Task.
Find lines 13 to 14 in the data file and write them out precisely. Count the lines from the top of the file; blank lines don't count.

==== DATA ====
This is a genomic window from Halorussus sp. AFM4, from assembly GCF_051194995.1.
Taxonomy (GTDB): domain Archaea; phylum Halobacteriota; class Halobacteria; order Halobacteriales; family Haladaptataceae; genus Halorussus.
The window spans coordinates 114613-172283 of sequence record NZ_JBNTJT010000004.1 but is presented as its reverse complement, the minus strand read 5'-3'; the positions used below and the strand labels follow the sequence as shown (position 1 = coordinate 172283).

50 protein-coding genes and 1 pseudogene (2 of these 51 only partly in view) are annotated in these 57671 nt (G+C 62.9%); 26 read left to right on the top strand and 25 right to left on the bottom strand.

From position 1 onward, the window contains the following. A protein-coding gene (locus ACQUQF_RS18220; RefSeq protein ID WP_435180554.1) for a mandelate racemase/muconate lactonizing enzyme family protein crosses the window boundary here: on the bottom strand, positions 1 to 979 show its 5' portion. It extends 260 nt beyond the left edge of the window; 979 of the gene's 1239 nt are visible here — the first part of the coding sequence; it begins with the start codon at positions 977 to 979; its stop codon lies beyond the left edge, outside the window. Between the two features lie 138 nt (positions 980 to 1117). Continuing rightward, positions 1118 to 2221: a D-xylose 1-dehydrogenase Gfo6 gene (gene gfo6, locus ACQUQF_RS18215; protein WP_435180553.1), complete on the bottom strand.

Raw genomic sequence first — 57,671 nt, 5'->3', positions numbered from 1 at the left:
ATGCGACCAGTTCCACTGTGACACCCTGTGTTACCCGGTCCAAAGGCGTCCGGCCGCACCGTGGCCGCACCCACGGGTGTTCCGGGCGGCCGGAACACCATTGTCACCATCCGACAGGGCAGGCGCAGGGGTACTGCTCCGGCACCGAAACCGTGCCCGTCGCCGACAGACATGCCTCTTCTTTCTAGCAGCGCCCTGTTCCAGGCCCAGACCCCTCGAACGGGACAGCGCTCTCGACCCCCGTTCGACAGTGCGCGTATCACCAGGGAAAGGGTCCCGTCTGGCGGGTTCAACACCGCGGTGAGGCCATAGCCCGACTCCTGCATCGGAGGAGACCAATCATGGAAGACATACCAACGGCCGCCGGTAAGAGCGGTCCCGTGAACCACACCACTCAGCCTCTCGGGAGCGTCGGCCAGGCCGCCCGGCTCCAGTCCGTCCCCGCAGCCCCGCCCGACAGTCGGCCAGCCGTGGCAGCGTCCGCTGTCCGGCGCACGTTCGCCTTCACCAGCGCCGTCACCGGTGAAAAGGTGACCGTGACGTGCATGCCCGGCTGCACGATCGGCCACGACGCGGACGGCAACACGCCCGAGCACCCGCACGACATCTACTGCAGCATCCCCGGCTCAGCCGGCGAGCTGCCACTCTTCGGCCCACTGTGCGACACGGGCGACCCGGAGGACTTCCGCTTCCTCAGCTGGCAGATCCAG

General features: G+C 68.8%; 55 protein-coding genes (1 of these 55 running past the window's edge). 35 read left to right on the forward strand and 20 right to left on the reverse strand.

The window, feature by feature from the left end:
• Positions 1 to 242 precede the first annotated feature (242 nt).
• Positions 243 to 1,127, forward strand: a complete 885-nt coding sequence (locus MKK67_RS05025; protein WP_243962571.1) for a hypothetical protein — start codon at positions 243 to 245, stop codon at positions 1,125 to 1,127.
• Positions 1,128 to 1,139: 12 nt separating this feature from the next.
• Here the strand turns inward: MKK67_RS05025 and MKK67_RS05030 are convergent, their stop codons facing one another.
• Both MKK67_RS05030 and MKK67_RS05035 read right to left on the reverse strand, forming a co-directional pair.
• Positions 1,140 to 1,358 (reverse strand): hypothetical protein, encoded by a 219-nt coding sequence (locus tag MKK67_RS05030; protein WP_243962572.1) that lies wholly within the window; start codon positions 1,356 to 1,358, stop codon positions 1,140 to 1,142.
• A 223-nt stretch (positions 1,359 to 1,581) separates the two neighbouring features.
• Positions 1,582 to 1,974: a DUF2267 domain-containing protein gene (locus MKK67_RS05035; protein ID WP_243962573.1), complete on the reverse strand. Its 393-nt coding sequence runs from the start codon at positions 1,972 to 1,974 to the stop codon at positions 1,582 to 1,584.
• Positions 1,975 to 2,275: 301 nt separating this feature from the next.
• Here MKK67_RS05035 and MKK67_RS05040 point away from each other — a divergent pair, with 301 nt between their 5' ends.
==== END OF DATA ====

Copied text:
• Here the strand turns inward: MKK67_RS05025 and MKK67_RS05030 are convergent, their stop codons facing one another.
• Both MKK67_RS05030 and MKK67_RS05035 read right to left on the reverse strand, forming a co-directional pair.